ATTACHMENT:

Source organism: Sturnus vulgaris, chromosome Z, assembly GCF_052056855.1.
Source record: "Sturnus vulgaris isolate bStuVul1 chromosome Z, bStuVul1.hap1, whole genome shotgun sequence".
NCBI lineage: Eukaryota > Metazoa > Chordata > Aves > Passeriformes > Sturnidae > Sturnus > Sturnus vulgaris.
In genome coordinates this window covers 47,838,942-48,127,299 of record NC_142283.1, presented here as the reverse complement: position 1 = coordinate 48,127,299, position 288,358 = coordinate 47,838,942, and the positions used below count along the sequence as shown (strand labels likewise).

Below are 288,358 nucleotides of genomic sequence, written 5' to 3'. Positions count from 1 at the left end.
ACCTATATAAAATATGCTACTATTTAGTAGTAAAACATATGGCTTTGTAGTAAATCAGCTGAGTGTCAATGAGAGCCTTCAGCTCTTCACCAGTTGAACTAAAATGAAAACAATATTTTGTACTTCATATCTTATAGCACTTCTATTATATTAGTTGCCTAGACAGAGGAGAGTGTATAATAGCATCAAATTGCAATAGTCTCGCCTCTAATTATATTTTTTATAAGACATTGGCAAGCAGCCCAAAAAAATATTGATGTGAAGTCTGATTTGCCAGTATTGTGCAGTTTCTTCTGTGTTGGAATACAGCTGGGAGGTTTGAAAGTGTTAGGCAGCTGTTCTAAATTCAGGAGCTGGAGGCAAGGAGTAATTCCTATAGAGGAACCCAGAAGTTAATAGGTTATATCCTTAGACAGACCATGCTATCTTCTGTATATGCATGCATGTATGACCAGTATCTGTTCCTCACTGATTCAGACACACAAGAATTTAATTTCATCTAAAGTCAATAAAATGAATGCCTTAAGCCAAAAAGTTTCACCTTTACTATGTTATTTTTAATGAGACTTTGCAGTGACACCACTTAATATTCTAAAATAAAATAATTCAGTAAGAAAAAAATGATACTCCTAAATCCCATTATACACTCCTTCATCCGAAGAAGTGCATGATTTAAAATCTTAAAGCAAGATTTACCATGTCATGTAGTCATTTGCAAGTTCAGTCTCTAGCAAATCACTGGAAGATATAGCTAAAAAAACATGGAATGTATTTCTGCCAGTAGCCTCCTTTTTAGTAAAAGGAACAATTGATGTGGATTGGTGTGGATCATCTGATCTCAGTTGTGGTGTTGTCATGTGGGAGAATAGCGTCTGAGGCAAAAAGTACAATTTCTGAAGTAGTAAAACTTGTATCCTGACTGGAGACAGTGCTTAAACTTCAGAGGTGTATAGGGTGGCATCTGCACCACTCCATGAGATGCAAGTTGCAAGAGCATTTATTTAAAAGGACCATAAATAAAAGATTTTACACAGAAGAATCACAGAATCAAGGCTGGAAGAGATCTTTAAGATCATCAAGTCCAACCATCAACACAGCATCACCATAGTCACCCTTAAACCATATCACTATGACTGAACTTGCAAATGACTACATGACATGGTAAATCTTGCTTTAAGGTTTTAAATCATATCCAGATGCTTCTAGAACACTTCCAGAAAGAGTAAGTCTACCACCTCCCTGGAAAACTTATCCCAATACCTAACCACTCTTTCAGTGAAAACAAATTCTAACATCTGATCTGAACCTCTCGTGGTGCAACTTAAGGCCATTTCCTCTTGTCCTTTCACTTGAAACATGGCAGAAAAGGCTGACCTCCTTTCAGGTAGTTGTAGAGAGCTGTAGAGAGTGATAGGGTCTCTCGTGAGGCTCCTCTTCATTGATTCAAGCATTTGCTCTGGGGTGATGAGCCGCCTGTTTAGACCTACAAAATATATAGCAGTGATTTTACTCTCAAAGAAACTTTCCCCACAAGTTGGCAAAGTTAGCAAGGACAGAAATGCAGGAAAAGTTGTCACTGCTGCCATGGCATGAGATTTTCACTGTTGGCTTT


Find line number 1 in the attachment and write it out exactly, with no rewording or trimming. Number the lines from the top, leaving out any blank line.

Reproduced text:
Source organism: Sturnus vulgaris, chromosome Z, assembly GCF_052056855.1.